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Yemen: Saudi-led coalition committed over 5,000 truce violations in month

A Yemeni military official says the Saudi-led coalition forces and their allied Takfiri militant groups have breached more than 5,000 times a UN-brokered nationwide truce, which went into effect more than a month ago with the start of the Muslim holy month of Ramadan.

The official, who requested not to be named, told Yemen’s official Saba news agency on Thursday that the 5,365 violations included ground operations, infiltration attempts, air raids, overflights of Apache attack helicopters and reconnaissance drones, barrages of missiles and artillery rounds, as well as shooting incidents.

He pointed out that the Riyadh-led military alliance either detains or delays the arrival of fuel ships destined to Yemen, and does not allow commercial flights to land at or depart from Sana’a International Airport.

The official went on to say that the violations have resulted in the death and injury of several ordinary Yemenis, and damage to their property and farms.

He stated that the Saudi-led coalition’s reconnaissance aircraft carried out 1,748 flights in the skies over the provinces of Hudaydah, Ma’rib, Jawf, Ta’izz, Hajjah, Sa’ada, ‘Amran, Sana’a, Bayda, Dhale and Lahij as well as across the border.

The official said the Saudi-led warplanes and armed drones launched more than 80 airstrikes, targeting residential buildings and positions of Yemeni armed forces in Hudaydah, Ma’rib, Hajjah, Ta’izz, Bayda, Dhale and Lahij provinces.

He stated that Saudi-led forces and their allies mounted eight offensives on the positions of Yemeni army troops and fighters from Popular Committees in the Raghwan, al-Balaq, al-Lajma, al-Faliha, Mahzam Mas and Harada areas of Yemen’s central province of Ma’rib.

The official added that the forces of aggression also carried out seven infiltration attempts into the sites of Yemeni army troops and allied fighters from the Popular Committees in the As Silw and Maqbanah districts of Ta’izz province, the al-Had district of Lahij province, and the Qa’atabah district of Dhale province.

Moreover, Saudi-led troops and Takfiri militants launched a total of 1,163 Katyusha rockets, guided missiles, artillery rounds as well as dozens of shells, targeting residential buildings and the facilities of Yemeni armed forces.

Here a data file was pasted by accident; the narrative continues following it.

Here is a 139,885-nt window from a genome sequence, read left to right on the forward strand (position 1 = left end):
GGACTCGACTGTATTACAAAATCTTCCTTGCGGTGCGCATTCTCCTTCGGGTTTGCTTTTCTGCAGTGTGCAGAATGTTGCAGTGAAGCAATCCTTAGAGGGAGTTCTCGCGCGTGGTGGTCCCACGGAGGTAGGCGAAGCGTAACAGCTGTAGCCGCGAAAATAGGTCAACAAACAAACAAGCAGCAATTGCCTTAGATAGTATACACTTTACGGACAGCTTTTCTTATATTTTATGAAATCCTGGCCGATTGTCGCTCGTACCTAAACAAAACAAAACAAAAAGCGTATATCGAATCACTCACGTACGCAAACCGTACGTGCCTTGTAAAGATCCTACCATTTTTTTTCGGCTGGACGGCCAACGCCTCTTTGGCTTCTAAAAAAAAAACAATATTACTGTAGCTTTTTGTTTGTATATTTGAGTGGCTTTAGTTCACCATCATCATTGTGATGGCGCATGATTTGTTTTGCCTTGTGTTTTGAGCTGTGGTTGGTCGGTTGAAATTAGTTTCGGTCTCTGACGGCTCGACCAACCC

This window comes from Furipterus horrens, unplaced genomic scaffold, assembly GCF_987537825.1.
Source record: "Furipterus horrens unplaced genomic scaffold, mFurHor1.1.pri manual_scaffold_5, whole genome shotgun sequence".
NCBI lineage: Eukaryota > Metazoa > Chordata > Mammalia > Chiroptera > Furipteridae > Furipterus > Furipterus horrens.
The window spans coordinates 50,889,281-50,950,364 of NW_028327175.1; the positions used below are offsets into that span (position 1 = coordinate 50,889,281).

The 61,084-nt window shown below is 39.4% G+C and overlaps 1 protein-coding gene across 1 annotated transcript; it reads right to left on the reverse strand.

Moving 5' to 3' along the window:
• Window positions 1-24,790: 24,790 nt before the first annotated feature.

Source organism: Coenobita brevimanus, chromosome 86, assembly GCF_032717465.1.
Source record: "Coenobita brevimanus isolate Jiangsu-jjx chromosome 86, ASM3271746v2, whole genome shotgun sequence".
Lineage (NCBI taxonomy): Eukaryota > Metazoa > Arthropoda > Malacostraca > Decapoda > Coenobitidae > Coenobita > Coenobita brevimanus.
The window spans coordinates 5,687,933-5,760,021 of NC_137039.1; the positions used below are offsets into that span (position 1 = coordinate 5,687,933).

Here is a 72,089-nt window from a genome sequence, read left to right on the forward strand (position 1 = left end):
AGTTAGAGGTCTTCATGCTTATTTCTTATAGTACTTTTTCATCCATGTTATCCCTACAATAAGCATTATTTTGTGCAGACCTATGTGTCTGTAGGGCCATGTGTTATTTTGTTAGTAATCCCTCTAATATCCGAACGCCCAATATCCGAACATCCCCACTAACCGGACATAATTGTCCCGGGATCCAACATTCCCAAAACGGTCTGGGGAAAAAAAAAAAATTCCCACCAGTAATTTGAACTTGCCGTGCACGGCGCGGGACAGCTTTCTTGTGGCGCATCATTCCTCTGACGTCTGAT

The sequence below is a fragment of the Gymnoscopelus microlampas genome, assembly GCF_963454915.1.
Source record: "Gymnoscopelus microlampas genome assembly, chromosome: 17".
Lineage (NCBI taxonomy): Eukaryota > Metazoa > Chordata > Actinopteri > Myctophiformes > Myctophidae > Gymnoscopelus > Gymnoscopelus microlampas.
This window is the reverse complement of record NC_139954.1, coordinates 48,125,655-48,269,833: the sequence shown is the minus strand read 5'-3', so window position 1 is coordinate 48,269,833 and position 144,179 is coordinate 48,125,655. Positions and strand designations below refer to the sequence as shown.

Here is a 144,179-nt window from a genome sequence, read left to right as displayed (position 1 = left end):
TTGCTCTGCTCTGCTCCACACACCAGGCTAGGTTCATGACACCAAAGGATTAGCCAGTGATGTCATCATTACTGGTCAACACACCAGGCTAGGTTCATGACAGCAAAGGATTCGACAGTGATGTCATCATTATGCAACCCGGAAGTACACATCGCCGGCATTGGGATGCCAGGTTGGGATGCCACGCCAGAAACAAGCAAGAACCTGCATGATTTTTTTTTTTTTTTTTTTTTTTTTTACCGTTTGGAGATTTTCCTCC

The forces of aggression also fired 2,742 bullets at the homes of ordinary people and military sites in a number of fronts.

Sana’a slams Saudi mercenaries’ delay in prisoner exchange

Meanwhile, Abdul Qader al-Murtada, head of the prisoner affairs committee in the Sana’a-based National Salvation Government, denounced the Saudi mercenaries’ procrastination over the exchange of prisoners, arguing that negotiations with the United Nations on the matter are proceeding very slowly.

“Following Saudi Arabia’s purported initiative regarding the release of some Yemeni prisoners, officials with the International Committee of the Red Cross (ICRC) informed us that they had visited the detainees and found out they were of different nationalities,” Murtada told Yemen’s al-Masirah television network.

“Progress in negotiations with the United Nations regarding prisoner exchange is very slow, despite the fact that we have presented many initiatives aimed at resolution of the humanitarian issue,” he stressed.

The blame for the long-delayed implementation of a UN-supervised prisoner exchange lies with Saudi-paid Takfiri militants, who have not compiled their lists yet, Murtada noted.

He expressed hope that the United Nations would put pressure on the mercenaries to provide the lists and implement the agreed accord.

Saudi Arabia launched the devastating war against Yemen in March 2015 in collaboration with a number of its allies and with arms and logistics support from the US and several Western states.

The objective was to bring back to power the Riyadh-friendly regime of Abd Rabbuh Mansur Hadi and crush the Ansarullah resistance movement, which has been running state affairs in the absence of an effective government in Yemen.

The war has stopped well short of all of its goals, despite killing hundreds of thousands of Yemenis and turning the entire country into the scene of the world’s worst humanitarian crisis.

 

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